Researchers map genome of strawberry
By RICHARD SMITH
For the Capital Press
TOKYO — The breeding of high-quality strawberries with a high market value will be greatly accelerated by a new achievement, researchers say.
A world first, the two-year collaborative work by researchers in Japan and China succeeded in sequencing the whole genome of the cultivated strawberry and four closely-related wild strawberries.
This achievement was accomplished by taking advantage of advanced genome sequencing and information processing technology.
The research has also found genes that can be used for future breeding, including genes unique to the cultivated strawberry, and genes related to disease resistance, the research’s head Sachiko Isobe said.
“We expect the research’s findings will help in discovering genes related to serious diseases affecting strawberries worldwide such as powdery mildew, anthracnose and Fusarium wilt,” said Isobe, head of the Kazusa DNA Research Institute’s Laboratory of Applied Plant Genomics in Kisarazu.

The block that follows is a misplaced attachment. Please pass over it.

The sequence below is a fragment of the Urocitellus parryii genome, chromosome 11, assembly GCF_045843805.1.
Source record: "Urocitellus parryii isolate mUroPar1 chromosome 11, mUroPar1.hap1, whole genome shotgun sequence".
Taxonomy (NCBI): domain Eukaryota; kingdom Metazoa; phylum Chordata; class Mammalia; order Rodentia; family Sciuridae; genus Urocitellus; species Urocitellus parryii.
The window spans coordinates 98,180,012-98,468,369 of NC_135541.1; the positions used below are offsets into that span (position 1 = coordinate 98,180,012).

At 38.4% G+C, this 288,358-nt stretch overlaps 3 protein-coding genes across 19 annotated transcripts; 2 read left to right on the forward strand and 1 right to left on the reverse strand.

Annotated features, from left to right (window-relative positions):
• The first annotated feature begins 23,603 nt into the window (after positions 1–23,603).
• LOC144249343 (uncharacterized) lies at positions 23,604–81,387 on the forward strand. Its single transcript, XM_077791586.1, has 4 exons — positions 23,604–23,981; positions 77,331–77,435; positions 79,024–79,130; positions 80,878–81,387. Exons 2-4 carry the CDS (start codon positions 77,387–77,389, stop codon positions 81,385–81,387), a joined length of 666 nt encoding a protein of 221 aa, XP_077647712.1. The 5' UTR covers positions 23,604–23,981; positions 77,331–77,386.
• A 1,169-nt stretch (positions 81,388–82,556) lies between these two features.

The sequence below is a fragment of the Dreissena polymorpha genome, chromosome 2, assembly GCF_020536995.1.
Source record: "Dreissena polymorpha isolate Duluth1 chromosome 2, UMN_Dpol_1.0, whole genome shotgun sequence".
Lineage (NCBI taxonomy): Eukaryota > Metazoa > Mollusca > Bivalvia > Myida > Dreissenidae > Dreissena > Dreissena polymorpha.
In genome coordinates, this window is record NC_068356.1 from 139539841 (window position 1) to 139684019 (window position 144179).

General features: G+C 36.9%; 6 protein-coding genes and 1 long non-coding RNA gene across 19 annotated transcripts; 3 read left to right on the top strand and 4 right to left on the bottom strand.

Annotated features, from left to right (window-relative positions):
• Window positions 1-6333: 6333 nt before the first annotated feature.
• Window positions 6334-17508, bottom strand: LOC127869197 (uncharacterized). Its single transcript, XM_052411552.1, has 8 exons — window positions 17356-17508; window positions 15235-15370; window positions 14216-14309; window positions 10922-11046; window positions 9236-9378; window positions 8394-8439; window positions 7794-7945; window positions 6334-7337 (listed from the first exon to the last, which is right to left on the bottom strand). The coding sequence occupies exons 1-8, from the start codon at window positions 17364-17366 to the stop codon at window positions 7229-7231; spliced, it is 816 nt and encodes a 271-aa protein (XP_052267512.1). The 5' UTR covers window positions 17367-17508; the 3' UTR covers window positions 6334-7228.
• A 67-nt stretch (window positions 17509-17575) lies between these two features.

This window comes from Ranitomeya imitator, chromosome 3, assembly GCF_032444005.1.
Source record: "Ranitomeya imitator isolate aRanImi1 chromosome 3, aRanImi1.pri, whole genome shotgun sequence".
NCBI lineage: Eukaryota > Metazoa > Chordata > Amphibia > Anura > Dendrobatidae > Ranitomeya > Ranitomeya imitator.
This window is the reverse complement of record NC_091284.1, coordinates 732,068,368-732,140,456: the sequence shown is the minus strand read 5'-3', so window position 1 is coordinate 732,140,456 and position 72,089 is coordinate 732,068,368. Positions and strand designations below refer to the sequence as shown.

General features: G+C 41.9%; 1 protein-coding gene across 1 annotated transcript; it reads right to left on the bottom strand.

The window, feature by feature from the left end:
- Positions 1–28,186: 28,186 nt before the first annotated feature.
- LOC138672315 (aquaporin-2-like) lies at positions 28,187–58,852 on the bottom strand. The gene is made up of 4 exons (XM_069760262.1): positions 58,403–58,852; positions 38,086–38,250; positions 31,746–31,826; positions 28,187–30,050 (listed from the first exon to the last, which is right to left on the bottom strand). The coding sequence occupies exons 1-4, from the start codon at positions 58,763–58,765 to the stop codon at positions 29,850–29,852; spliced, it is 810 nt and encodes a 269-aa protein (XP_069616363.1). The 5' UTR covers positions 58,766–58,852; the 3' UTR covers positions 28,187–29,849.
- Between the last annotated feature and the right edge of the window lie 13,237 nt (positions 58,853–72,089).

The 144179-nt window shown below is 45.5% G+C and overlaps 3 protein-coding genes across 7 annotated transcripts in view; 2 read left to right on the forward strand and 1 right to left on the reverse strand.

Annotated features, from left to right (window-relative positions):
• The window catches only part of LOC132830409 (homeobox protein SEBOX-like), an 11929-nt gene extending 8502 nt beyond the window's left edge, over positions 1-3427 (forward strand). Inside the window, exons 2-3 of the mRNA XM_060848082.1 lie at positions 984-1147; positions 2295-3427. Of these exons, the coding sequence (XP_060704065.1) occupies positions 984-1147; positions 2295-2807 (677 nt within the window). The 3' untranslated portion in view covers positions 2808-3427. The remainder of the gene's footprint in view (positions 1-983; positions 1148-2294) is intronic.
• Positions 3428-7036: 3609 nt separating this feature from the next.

Researchers from the Chiba Prefecture Agriculture and Forestry Research Center in Chiba City, Kyushu University in Fukuoka City, Fukuoka Prefecture, Kagawa University in Takamatsu, as well as the Nanshan Botanical Garden in Chongqing, China, also collaborated in the work.
The researchers also expect their achievement to make it easier to discover and study the functions of genes related to traits such as color, shape, taste and health benefits.
The cultivated strawberry has a complex genome structure of eight sets of genomes. By comparison, humans have only two sets of genomes. Because of this it has been difficult to breed strawberries.
In a diploid species, such as humans, a progeny inherits one set of genomes each parent. The traits of a progeny is determined by interactions of genes located on the two genomes.
In an octoploid species, such as cultivated strawberries, a progeny inherits four sets of genomes from each parent plant. The genes located on the eight genomes enter into complex interactions with each other.
“Therefore, it is difficult to predict hereditary patterns of traits by parental trait values,” Isobe said.
The parental lines used in traditional breeding programs have been decided by the breeder’s experience and feelings, Isobe said.
“We expect the genome sequencing will help the understanding of complex hereditary patterns in the cultivated strawberry,” she said.